The selection of a teenage activist as Time magazine Person of the Year symbolises the upsurge in public concern about climate change in the last twelve months.
The only surprise about this upsurge is that it didn't happen sooner, given that the changes now occurring were predicted by scientists thirty years ago. But despite belated public recognition of the dangers the response of most governments continues to be alarmingly inadequate.
It's now clear that action on a scale never previously contemplated must be taken immediately if irreversible climate change is to be avoided. In these circumstances it's worrying that CoP 25 recently ended in failure, unable even to agree how wider use of carbon markets can cut the cost of reducing emissions.
All this poses a particular challenge to the energy industry. But as we cross the threshold of a new decade this challenge is also a huge opportunity for the nuclear industry.
During 2019 more and more organisations - from the International Energy Agency to the United Nations, from the Intergovernmental Panel on Climate Change to the Organisation for Economic Cooperation and Development - concluded that overcoming the threat of climate change will require substantial investment in nuclear energy.
So in 2020 the nuclear energy industry must achieve two key goals. The first task is to harness the support of these important organisations and win over the doubters. Starry eyed enthusiasts who claim to be worried about climate change and then go on to assert that renewables alone can replace fossil fuels are often well intentioned but their argument is deeply misleading.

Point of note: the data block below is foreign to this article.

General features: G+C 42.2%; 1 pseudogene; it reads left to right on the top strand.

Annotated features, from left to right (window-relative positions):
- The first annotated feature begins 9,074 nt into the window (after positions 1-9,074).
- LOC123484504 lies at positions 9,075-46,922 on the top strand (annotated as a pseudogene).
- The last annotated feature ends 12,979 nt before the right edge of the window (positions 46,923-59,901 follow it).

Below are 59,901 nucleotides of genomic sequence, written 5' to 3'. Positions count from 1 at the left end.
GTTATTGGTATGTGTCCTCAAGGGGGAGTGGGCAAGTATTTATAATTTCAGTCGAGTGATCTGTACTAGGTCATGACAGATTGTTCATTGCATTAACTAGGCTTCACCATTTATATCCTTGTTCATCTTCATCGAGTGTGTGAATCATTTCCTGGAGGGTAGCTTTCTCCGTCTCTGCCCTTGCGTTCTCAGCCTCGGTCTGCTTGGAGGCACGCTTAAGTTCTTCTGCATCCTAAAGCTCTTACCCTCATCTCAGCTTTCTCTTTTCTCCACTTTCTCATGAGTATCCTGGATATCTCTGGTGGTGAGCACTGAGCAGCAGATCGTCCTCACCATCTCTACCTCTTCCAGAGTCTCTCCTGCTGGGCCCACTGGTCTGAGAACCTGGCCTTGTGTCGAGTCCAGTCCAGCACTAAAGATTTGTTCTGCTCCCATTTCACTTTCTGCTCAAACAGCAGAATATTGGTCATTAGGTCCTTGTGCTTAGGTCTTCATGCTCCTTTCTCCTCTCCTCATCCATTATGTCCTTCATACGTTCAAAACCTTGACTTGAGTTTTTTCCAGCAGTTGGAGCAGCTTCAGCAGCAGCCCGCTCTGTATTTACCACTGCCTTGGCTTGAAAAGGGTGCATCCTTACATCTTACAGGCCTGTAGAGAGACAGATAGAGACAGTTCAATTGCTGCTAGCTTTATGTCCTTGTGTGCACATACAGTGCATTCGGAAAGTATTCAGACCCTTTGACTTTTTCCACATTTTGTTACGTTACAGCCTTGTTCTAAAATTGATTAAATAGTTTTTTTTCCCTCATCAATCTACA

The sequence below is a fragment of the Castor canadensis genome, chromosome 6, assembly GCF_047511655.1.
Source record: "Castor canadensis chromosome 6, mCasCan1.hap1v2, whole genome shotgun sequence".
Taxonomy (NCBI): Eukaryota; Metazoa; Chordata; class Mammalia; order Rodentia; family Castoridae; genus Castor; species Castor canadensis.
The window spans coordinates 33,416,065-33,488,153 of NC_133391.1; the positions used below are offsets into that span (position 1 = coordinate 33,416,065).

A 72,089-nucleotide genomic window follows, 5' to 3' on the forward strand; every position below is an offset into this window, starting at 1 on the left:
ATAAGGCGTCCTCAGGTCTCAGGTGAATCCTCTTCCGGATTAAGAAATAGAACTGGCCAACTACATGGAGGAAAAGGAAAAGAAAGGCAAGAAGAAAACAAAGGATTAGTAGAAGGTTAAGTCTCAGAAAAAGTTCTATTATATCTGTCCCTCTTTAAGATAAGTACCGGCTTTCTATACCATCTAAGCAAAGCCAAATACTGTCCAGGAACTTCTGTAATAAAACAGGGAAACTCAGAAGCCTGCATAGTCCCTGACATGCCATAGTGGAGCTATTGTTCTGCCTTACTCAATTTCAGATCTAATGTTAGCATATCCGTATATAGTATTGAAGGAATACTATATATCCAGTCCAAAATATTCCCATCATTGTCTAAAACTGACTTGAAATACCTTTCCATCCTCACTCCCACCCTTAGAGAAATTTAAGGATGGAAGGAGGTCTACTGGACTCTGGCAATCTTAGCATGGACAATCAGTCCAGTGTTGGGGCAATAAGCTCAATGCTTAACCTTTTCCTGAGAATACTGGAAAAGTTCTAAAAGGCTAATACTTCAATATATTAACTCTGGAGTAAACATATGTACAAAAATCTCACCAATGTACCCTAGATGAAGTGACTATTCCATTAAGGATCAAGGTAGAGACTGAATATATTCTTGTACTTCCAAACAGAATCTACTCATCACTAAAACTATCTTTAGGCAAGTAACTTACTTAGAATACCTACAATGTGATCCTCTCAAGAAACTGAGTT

As any country starts to depend on intermittent renewables to generate more than 50 per cent of its electricity its costs rise very sharply and its energy security is weakened.
Nevertheless there's a risk the renewable energy lobby is influencing EU policy. While it's excellent that the new President of the European Commission has put climate issues at the top of her agenda for the next five years the row about the EU taxonomy exposes a disappointing ambivalence in Europe's attitude to nuclear.
Failure to treat nuclear as a low carbon technology alongside renewables is a serious mistake. Lumping it along with gas as merely a transitional fuel is a judgment completely unsupported by evidence. We must all work hard to get this approach changed as quickly as possible.
The second task in 2020 is to drive forward the technical progress being made in various countries towards advanced reactors, including SMRs. Coupled with greater regulatory harmonisation this progress will help both to cut costs and to widen the market for future investment in new capacity.
Here at NNWI we're planning a full programme of activities in 2020 in which we will focus on these and other topical issues. We intend to follow up the successful Forum we held in November with another international conference in London bringing together industry leaders and policy makers from across Europe. We will also hold a series of breakfast panel discussions, each of will focus on a topical nuclear industry themes.